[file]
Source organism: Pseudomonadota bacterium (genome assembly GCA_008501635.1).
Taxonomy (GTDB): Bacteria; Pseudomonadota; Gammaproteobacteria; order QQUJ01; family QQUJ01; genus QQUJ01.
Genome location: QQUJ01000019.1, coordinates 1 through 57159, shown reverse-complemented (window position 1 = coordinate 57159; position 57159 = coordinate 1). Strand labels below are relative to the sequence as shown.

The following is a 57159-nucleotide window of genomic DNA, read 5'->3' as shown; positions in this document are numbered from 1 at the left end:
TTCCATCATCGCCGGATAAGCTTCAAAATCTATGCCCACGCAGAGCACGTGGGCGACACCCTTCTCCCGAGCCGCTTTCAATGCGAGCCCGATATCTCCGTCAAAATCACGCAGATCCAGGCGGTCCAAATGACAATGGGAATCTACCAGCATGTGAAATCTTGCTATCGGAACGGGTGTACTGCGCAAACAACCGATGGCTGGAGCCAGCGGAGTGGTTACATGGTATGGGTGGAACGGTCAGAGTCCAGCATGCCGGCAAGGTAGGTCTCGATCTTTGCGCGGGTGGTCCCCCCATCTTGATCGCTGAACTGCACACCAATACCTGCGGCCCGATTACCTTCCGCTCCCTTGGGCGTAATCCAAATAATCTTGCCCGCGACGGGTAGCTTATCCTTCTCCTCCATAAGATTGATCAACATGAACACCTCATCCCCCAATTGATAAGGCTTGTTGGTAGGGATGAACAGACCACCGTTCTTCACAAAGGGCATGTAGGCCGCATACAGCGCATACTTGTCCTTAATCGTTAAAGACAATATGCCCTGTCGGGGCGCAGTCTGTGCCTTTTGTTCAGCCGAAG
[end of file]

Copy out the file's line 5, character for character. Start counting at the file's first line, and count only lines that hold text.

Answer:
TTCCATCATCGCCGGATAAGCTTCAAAATCTATGCCCACGCAGAGCACGTGGGCGACACCCTTCTCCCGAGCCGCTTTCAATGCGAGCCCGATATCTCCGTCAAAATCACGCAGATCCAGGCGGTCCAAATGACAATGGGAATCTACCAGCATGTGAAATCTTGCTATCGGAACGGGTGTACTGCGCAAACAACCGATGGCTGGAGCCAGCGGAGTGGTTACATGGTATGGGTGGAACGGTCAGAGTCCAGCATGCCGGCAAGGTAGGTCTCGATCTTTGCGCGGGTGGTCCCCCCATCTTGATCGCTGAACTGCACACCAATACCTGCGGCCCGATTACCTTCCGCTCCCTTGGGCGTAATCCAAATAATCTTGCCCGCGACGGGTAGCTTATCCTTCTCCTCCATAAGATTGATCAACATGAACACCTCATCCCCCAATTGATAAGGCTTGTTGGTAGGGATGAACAGACCACCGTTCTTCACAAAGGGCATGTAGGCCGCATACAGCGCATACTTGTCCTTAATCGTTAAAGACAATATGCCCTGTCGGGGCGCAGTCTGTGCCTTTTGTTCAGCCGAAG